Category: Smartphones (Page 2 of 2)

Preserving a Voicemail Message

Let’s say you have a special voicemail message. Maybe it’s critical to a lawsuit you’re involved with. Or perhaps it’s a precious memory from a long-lost friend. If it’s important to you, then it needs to be protected! Don’t take your voicemail for granted, as it can be deleted or lost, like computer data.

If you have a valuable voicemail on your smartphone, please know that you can copy it to other locations, and then back it up. Here are some possibilities:

iPhone users: Tap on a voicemail, and then look for the Share button (looks like a box with an arrow pointing out of it). Tap that Share button to find a wealth of options. You should be able to copy the voicemail to Notes, Voice memos, or even attach it to an email message.

Android users: Tap on a voicemail and look down low for a Send To… option. Tap this to reveal choices for saving the recording to Google Drive, attaching it to a text message or sending it along in an email.

If you don’t see a Send To… option on your Android device, play the voicemail all the way through to the end, and then check again. If your phone still doesn’t offer that option, tap or tap-and-hold on the voicemail and look for pop-up options like Save or Save to Phone.

My preference is to email the audio message as an attachment. Creating an email is an easily-saved item, but also, the attachment is usually a universal MP3 file, which can later be downloaded, saved to a computer, backed up to another drive or shared with any other computer user.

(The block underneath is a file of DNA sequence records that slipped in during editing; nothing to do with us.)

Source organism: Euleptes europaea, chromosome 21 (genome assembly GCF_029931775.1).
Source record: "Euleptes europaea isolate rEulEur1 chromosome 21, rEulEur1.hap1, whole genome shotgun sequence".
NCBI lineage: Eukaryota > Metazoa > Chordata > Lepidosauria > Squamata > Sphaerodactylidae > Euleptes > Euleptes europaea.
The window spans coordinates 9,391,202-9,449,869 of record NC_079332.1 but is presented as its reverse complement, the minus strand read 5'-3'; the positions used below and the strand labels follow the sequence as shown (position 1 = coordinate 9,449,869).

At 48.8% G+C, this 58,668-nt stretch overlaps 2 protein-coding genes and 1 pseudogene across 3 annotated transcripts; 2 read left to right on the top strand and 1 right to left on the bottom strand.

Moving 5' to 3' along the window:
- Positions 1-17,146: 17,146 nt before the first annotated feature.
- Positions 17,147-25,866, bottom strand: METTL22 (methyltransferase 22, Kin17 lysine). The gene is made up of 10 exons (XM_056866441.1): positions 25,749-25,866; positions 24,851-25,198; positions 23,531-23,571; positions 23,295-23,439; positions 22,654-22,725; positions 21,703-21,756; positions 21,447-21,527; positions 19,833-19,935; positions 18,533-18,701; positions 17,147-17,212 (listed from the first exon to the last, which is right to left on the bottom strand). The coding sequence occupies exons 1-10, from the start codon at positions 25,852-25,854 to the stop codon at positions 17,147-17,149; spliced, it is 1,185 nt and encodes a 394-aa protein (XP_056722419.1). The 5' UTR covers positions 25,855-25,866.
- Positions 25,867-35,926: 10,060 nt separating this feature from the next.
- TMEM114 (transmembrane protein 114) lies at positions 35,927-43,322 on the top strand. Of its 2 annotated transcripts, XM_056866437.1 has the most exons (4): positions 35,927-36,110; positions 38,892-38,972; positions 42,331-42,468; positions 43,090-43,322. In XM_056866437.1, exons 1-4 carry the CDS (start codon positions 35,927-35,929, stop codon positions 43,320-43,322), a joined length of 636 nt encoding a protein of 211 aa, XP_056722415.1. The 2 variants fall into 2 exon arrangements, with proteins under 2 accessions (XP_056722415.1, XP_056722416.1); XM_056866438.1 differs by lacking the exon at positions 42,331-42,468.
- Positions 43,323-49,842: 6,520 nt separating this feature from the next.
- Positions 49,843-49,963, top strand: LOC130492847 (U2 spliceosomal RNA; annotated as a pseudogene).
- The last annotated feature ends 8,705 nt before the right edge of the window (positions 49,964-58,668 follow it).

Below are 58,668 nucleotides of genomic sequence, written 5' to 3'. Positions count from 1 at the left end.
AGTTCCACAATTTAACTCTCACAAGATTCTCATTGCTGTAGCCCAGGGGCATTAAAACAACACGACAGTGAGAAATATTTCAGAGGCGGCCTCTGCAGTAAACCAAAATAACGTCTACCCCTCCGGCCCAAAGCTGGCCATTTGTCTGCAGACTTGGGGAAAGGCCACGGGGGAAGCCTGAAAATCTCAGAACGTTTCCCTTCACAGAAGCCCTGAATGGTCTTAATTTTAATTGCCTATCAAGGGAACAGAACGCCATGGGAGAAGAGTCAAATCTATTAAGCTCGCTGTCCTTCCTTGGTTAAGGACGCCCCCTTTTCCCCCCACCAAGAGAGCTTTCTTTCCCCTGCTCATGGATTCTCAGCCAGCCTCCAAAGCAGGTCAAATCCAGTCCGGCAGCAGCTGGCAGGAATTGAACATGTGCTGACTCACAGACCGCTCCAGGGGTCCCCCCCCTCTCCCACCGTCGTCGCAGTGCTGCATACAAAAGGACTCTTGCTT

Safeguarding a voicemail sent to a landline is a different ball of wax. Every telephone company is different from the next. Comcast, for example, allows for voicemail web access if you are an Xfinity Voice customer, and you can download/save voicemail files from their website. Shentel, on the other hand, offers no voicemail backup tools. If this becomes important to you, contact your specific provider to ask what is possible with their phone service. Or consider making a re-recording using another device, as described in this article.

Prevent an App from Using Background Data

Recently, I got a warning from my cellphone provider that I’d crossed a data usage threshold. My smartphone had consumed almost 2GB of data in a single day. This was exceptional for me, so I did the detective work to figure out what happened.

As it turns out, the Amazon Shopping app was the culprit. It consumed a copious amount of data, during a time when I was outside of my home and away from Wi-Fi. I had not opened the app that day! Since I do not have unlimited data on my cellular plan, this was a concern to me. (Google Fi typically charges $10/GB.)

Amazon Support failed to support me in this matter. Repeated attempts to reach qualified support were fruitless. While they compensated me for the mistake, it was more important that I make sure the app didn’t devour data like this again!

The solution was this: I needed to prevent the app from using Background Data. This would allow the app to continue to function, but only when it was open and in the foreground.

If an app is closed or minimized or left behind for another app, it is considered to be “running in the background.” So in case you ever have a problem with an app using too much data when you are not using it, here’s what to do:

Android users would go to Settings -> Apps & Notifications -> See All Apps. Tap the data-hungry app, then tap Mobile Data & Wi-Fi. Use the slider to turn off “Background Data”.

Apple users would go to Settings -> General -> Background App Refresh. Once there, you can turn off background usage for any app, or ALL apps.